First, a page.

Be prepared

When a disaster strikes, it is important that you are prepared in all aspects of your life.

Make sure you can get safely through a disaster at home, at school, in your community and at work.

 

At home

There is a lot you can do to prepare you and your family for a disaster. Making a plan for what you will do and ensuring you have enough food and water for three days or more are two simple steps you can start today.

Household plan

Making a plan before an emergency will help you work out what to do when a disaster happens.

The plan should be made with all members in your household and you should let family and close friends know about your plan so they know where and how to contact you if you need to leave your home.

Things to include in your household plan are:

  • What you will each do in the event of a disaster
  • How and where you will meet up during and after a disaster
  • Who will pick up the children
  • What you need to do for members of the household, family or community with a disability or special requirement
  • What you will need to do for your pets, domestic animals or livestock
  • What local radio stations to tune in to for civil defence information during an event

Start your Household Plan(external link) today.

At work

If a disaster happens while you are at work, you will need to think about how you will get home and reach your loved ones. If you own or run a business, think about how to look after your staff, and how you will keep your business running.

Resilient business logoBusinesses, both large and small, often do too little, too late, to prepare themselves for the unexpected. Failure to plan can be disastrous. At best you risk losing customers while you’re getting your business back on its feet. At worst your business may never recover and ultimately cease trading.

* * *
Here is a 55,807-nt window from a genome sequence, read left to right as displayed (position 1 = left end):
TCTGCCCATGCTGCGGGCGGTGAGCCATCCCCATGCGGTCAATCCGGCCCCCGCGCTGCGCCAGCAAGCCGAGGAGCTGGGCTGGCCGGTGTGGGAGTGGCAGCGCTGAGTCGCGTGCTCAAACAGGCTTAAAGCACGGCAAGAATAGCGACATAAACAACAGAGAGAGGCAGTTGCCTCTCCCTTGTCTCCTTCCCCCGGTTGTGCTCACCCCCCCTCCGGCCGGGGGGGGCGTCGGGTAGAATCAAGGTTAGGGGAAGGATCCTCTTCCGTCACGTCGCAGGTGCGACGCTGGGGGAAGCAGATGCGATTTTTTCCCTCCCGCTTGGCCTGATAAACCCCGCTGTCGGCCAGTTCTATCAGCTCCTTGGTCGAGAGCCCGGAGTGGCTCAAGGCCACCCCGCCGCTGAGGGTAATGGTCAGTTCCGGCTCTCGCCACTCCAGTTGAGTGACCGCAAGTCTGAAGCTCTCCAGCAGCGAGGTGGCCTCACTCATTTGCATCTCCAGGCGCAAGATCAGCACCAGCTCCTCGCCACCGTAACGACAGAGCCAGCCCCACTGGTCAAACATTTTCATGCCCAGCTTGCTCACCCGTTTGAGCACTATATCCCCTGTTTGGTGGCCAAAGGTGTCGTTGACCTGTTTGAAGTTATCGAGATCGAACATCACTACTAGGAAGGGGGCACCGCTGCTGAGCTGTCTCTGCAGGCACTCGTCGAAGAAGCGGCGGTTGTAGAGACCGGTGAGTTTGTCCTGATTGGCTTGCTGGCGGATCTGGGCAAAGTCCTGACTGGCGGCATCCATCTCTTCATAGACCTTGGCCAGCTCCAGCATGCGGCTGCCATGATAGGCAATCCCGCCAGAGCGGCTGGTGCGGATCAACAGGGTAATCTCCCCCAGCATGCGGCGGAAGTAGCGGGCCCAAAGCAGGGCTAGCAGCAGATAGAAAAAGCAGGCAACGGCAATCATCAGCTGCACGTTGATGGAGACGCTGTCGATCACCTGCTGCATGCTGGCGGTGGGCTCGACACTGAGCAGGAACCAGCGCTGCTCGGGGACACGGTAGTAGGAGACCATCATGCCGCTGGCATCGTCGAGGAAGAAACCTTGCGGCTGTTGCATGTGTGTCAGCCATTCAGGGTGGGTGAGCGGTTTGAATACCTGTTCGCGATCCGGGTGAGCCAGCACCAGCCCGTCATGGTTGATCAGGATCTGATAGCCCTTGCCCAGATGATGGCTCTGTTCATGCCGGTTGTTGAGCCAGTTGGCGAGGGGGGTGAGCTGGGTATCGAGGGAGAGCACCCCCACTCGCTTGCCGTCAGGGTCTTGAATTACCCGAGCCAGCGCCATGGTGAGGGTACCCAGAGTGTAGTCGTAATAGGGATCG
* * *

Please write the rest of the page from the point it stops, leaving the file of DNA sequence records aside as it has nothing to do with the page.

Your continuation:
Resilient Business(external link) is about providing the tools to make it simpler for businesses to maintain continuity through a crisis or emergency. And the good news is, it’s not as hard as you think.

Being a Resilient Business is not an insurance policy against the consequences of a disaster but it does have the capacity to determine whether businesses remain operational during an unexpected event. 

The Resilient Business website provides user-friendly tools for the business community to adopt effective resilience strategies appropriately tailored for the size of the business. Designed and implemented through an Auckland Council initiative, this is the culmination of a collaborative and coordinated approach; a website by business for business.

At school

At school Christchurch City Council provides an education programme called Stan's Got a Plan to supplement the delivery of CDEM education in the classroom.

For school leaders

It's important for early childhood education services and schools to have a plan and be prepared for an emergency event. The Ministry of Education provides lots of useful resources(external link) to get you started.

Stan's Got a Plan programme

Stan the dogThe 'Stan’s Got a Plan' programme can be used to launch or summarise a classroom disaster studies module.

The programme is:

  • Linked to the New Zealand Curriculum, including the 'What’s the Plan Stan?' resource produced by the Ministry of Civil Defence & Emergency Management
  • Supportive of the inquiry process
  • Guided by experienced educators
  • Free

Focus your ‘Stan’s Got a Plan’ experience by choosing from earthquakes, flooding, pandemic, tsunami or storms.

Programmes are offered for years 1 to 3, years 4 to 6 and years 7 to 8. For further information, contact us on 03 941 8999 or email LTA@ccc.govt.nz.

Book a Stan's Got a Plan school learning programme

In your community

Talk to your community about how you could respond and help each other during an emergency.

  • Get to know your neighbours
  • Share your "in case of an emergency" contact details with your neighbours so they know how to contact you in an emergency
  • Ask your neighbours about their household plan and tell them about yours
  • Get involved with your local community groups
  • Discuss with your community group what you could do to support your community during an emergency and consider making a plan.

Things your community group could consider include;

  • A description of your community
  • What are the hazards faced by your community?
  • A description of what your community can do together to help each other during an emergency. Consider what the strengths are in your community;
  • Identify where the community will meet in an emergency, and how to evacuate, if necessary
    • What community groups exist in your area
    • How do people connect and communicate
    • Where do people like to meet

If your community group would like assistance email us at civildefence@ccc.govt.nz.